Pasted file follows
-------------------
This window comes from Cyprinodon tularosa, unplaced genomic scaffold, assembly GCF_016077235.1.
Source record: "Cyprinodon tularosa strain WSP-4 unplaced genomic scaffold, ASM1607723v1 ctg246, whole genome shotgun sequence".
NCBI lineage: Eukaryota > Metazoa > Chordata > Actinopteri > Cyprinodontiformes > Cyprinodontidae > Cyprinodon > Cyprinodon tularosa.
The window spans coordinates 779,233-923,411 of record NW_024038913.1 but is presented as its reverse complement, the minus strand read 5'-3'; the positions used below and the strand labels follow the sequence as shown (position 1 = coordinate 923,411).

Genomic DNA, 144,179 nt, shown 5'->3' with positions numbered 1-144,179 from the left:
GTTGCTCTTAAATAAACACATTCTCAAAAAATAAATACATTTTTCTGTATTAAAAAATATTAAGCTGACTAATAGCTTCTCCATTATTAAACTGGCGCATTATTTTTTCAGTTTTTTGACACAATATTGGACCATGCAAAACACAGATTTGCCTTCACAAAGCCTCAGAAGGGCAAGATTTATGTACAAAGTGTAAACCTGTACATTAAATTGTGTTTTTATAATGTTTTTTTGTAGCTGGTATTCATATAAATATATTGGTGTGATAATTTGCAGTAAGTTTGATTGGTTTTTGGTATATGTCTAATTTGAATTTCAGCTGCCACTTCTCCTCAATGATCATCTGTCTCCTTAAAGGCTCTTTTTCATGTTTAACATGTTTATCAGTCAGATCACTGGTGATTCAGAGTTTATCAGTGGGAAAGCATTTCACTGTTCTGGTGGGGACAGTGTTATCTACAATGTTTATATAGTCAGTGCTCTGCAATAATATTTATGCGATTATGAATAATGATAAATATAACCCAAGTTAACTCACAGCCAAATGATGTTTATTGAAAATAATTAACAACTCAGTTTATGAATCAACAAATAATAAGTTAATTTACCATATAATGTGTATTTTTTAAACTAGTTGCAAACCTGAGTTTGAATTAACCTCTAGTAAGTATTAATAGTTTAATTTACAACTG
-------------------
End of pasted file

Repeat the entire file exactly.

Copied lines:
This window comes from Cyprinodon tularosa, unplaced genomic scaffold, assembly GCF_016077235.1.
Source record: "Cyprinodon tularosa strain WSP-4 unplaced genomic scaffold, ASM1607723v1 ctg246, whole genome shotgun sequence".
NCBI lineage: Eukaryota > Metazoa > Chordata > Actinopteri > Cyprinodontiformes > Cyprinodontidae > Cyprinodon > Cyprinodon tularosa.
The window spans coordinates 779,233-923,411 of record NW_024038913.1 but is presented as its reverse complement, the minus strand read 5'-3'; the positions used below and the strand labels follow the sequence as shown (position 1 = coordinate 923,411).

Genomic DNA, 144,179 nt, shown 5'->3' with positions numbered 1-144,179 from the left:
GTTGCTCTTAAATAAACACATTCTCAAAAAATAAATACATTTTTCTGTATTAAAAAATATTAAGCTGACTAATAGCTTCTCCATTATTAAACTGGCGCATTATTTTTTCAGTTTTTTGACACAATATTGGACCATGCAAAACACAGATTTGCCTTCACAAAGCCTCAGAAGGGCAAGATTTATGTACAAAGTGTAAACCTGTACATTAAATTGTGTTTTTATAATGTTTTTTTGTAGCTGGTATTCATATAAATATATTGGTGTGATAATTTGCAGTAAGTTTGATTGGTTTTTGGTATATGTCTAATTTGAATTTCAGCTGCCACTTCTCCTCAATGATCATCTGTCTCCTTAAAGGCTCTTTTTCATGTTTAACATGTTTATCAGTCAGATCACTGGTGATTCAGAGTTTATCAGTGGGAAAGCATTTCACTGTTCTGGTGGGGACAGTGTTATCTACAATGTTTATATAGTCAGTGCTCTGCAATAATATTTATGCGATTATGAATAATGATAAATATAACCCAAGTTAACTCACAGCCAAATGATGTTTATTGAAAATAATTAACAACTCAGTTTATGAATCAACAAATAATAAGTTAATTTACCATATAATGTGTATTTTTTAAACTAGTTGCAAACCTGAGTTTGAATTAACCTCTAGTAAGTATTAATAGTTTAATTTACAACTG